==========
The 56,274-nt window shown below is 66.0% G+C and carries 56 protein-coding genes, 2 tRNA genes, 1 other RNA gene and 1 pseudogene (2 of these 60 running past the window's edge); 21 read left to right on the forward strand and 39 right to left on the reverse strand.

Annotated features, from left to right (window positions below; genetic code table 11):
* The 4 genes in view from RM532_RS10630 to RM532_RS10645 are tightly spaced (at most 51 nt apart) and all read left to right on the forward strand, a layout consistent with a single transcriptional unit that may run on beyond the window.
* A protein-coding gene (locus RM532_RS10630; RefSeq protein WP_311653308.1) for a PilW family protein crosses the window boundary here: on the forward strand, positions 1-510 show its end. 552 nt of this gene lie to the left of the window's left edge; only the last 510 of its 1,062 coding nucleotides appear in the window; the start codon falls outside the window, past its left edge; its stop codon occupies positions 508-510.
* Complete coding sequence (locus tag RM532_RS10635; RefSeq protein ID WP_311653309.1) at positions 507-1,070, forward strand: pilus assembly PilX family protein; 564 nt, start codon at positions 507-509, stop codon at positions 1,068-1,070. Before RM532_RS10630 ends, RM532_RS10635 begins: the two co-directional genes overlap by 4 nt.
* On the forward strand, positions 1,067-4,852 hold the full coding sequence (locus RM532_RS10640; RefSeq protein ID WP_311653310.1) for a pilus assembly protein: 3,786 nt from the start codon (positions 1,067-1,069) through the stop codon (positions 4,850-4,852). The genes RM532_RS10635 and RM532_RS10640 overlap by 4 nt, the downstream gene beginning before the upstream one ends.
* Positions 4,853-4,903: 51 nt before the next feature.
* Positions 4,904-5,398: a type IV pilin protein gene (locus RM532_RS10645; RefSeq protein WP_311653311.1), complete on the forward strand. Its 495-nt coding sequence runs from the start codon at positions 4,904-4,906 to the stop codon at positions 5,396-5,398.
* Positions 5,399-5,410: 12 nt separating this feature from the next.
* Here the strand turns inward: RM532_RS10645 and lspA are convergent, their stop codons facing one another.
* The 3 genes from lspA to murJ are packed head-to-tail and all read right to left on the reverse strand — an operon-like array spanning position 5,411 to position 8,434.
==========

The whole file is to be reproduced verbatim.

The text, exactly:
The 56,274-nt window shown below is 66.0% G+C and carries 56 protein-coding genes, 2 tRNA genes, 1 other RNA gene and 1 pseudogene (2 of these 60 running past the window's edge); 21 read left to right on the forward strand and 39 right to left on the reverse strand.

Annotated features, from left to right (window positions below; genetic code table 11):
* The 4 genes in view from RM532_RS10630 to RM532_RS10645 are tightly spaced (at most 51 nt apart) and all read left to right on the forward strand, a layout consistent with a single transcriptional unit that may run on beyond the window.
* A protein-coding gene (locus RM532_RS10630; RefSeq protein WP_311653308.1) for a PilW family protein crosses the window boundary here: on the forward strand, positions 1-510 show its end. 552 nt of this gene lie to the left of the window's left edge; only the last 510 of its 1,062 coding nucleotides appear in the window; the start codon falls outside the window, past its left edge; its stop codon occupies positions 508-510.
* Complete coding sequence (locus tag RM532_RS10635; RefSeq protein ID WP_311653309.1) at positions 507-1,070, forward strand: pilus assembly PilX family protein; 564 nt, start codon at positions 507-509, stop codon at positions 1,068-1,070. Before RM532_RS10630 ends, RM532_RS10635 begins: the two co-directional genes overlap by 4 nt.
* On the forward strand, positions 1,067-4,852 hold the full coding sequence (locus RM532_RS10640; RefSeq protein ID WP_311653310.1) for a pilus assembly protein: 3,786 nt from the start codon (positions 1,067-1,069) through the stop codon (positions 4,850-4,852). The genes RM532_RS10635 and RM532_RS10640 overlap by 4 nt, the downstream gene beginning before the upstream one ends.
* Positions 4,853-4,903: 51 nt before the next feature.
* Positions 4,904-5,398: a type IV pilin protein gene (locus RM532_RS10645; RefSeq protein WP_311653311.1), complete on the forward strand. Its 495-nt coding sequence runs from the start codon at positions 4,904-4,906 to the stop codon at positions 5,396-5,398.
* Positions 5,399-5,410: 12 nt separating this feature from the next.
* Here the strand turns inward: RM532_RS10645 and lspA are convergent, their stop codons facing one another.
* The 3 genes from lspA to murJ are packed head-to-tail and all read right to left on the reverse strand — an operon-like array spanning position 5,411 to position 8,434.